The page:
Tea-time means leopard-time in India

May 17, 2017
Leopard is scavenging on a dead gaur, a species of wild cattle. Credit: Kalyan Varma

A new WCS study finds that leopards are abundant in tea-garden landscapes in north-eastern India, but that their mere presence does not lead to conflicts with people.

The researchers modeled habitat-use by based on leopard signs for the first time in a human-dominated, tea-garden landscape and identified nearly 25 percent of areas having high probability of use by leopards was outside of forested patches. Results show that leopards use tea-gardens due to the availability of dense ground vegetation cover, while avoiding areas with a high density of developed areas.

The collaborative study between WCS, Centre for Wildlife Studies-India, National Centre for Biological Sciences-India, Foundation of Ecological Research Advocacy and Learning, and the West Bengal Forest Department was conducted in a tea-garden and forest mosaic in the northern West Bengal state and covered a densely populated area of approximately 600 sq km. The landscape is defined by a matrix of small protected areas interspersed between vast stretches of tea-gardens, agricultural fields, and villages, and is part of the East-Himalayan biodiversity hotspot.

The study mapped more than 170 locations where people were injured by leopards and interviewed approximately 90 of those injured between 2009 and 2016. More than 350 leopard-human encounters were reported during this period, with five resulting in human fatalities. The authors found no significant relationship between the probability of attack and probability of habitat-use by leopards.

Aritra Kshettry, WCS India Program affiliate and lead author of the study said, "Our results indicate that an increased use of an area by leopards, in itself, does not translate to an increased number of attacks on people. The interviews of victims who were attacked by leopards suggest that these encounters are accidental in nature since most of the attacks resulted in minor injuries and occurred during the day while people were working in the tea plantations."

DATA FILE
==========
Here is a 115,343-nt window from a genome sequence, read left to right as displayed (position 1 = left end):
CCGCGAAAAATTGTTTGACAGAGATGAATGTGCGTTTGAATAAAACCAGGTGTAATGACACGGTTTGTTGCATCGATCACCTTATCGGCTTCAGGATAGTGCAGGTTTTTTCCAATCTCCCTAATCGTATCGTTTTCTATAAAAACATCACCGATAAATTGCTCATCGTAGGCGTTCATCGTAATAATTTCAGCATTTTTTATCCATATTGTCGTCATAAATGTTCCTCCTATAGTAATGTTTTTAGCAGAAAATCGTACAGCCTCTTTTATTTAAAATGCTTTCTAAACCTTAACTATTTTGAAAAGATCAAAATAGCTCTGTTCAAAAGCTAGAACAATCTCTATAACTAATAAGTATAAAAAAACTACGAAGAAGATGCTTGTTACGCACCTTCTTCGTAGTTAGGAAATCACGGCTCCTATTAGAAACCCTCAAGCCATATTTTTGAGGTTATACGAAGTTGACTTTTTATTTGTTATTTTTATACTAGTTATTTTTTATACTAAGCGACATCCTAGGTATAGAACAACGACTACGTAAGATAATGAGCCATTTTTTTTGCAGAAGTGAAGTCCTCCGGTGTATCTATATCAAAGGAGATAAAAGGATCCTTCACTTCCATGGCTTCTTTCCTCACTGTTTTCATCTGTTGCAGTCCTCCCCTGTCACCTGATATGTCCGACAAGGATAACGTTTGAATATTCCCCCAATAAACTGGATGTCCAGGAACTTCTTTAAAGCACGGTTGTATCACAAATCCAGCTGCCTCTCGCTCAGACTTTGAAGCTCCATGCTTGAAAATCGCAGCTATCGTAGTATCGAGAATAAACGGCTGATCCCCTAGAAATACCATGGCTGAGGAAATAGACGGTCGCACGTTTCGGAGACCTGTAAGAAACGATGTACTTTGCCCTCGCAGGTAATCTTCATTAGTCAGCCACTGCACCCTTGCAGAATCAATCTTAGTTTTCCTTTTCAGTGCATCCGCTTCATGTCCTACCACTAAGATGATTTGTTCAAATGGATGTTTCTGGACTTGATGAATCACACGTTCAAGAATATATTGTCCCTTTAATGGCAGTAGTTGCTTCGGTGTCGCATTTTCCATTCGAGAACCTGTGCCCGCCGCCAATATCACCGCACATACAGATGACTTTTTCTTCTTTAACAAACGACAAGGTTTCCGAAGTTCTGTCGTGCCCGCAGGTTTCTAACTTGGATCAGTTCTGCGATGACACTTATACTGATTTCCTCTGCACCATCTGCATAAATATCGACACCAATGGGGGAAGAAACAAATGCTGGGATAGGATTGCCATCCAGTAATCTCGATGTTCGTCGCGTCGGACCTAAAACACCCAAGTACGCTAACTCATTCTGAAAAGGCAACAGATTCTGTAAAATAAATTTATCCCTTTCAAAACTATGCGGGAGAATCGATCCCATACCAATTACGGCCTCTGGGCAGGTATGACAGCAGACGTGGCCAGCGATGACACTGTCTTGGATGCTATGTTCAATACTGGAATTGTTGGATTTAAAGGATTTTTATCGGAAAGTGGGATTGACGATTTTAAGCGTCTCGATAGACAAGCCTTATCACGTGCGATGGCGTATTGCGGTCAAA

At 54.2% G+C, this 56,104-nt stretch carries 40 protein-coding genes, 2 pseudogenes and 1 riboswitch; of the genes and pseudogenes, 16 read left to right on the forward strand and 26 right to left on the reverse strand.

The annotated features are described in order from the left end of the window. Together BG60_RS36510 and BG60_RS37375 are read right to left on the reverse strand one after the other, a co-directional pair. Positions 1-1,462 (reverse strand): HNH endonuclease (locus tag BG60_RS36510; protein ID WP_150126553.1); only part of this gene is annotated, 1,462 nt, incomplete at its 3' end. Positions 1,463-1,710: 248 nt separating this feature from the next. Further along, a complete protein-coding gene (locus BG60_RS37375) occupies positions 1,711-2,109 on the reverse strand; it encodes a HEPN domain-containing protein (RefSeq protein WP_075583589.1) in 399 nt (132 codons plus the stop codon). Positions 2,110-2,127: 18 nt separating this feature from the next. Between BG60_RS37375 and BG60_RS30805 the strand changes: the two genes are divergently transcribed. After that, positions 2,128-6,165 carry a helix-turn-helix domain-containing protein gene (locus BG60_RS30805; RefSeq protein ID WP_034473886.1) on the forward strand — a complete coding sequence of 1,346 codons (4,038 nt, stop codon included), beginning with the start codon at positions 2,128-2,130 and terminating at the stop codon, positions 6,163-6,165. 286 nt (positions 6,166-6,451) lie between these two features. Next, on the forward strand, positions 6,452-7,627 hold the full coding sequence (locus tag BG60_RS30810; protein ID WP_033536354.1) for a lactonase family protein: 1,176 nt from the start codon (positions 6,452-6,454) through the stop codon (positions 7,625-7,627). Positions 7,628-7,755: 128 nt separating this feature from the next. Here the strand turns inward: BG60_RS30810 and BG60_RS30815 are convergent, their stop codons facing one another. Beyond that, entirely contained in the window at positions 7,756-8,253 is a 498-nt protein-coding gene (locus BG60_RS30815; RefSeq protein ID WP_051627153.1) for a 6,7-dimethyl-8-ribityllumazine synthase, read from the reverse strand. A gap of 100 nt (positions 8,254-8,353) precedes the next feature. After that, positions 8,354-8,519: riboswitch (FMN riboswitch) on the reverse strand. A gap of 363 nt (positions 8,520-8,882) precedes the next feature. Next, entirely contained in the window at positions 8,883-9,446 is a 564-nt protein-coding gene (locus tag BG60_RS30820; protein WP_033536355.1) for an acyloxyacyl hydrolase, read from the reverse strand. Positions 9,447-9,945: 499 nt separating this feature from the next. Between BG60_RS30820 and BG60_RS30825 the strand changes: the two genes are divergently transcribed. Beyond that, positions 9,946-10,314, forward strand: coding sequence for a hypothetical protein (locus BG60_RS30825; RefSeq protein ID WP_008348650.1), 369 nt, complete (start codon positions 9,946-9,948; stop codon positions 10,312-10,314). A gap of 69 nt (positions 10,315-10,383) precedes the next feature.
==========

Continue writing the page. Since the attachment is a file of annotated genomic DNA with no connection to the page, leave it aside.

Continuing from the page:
"The results of the study highlight the importance of non-protected human-use areas as conservation landscapes for wide ranging carnivores and also underscore the need to devise effective and proactive mitigation strategies to avoid accidental encounters between people and leopards," says co-author and WCS Scientist Dr. Vidya Athreya. The study also identified hot-spots of leopard-human interactions, providing impetus to developing regional conflict mitigation strategies.

Explore further: Next-door leopards: First GPS-collar study reveals how leopards live with people

More information: Aritra Kshettry et al, Leopard in a tea-cup: A study of leopard habitat-use and human-leopard interactions in north-eastern India, PLOS ONE (2017). DOI: 10.1371/journal.pone.0177013

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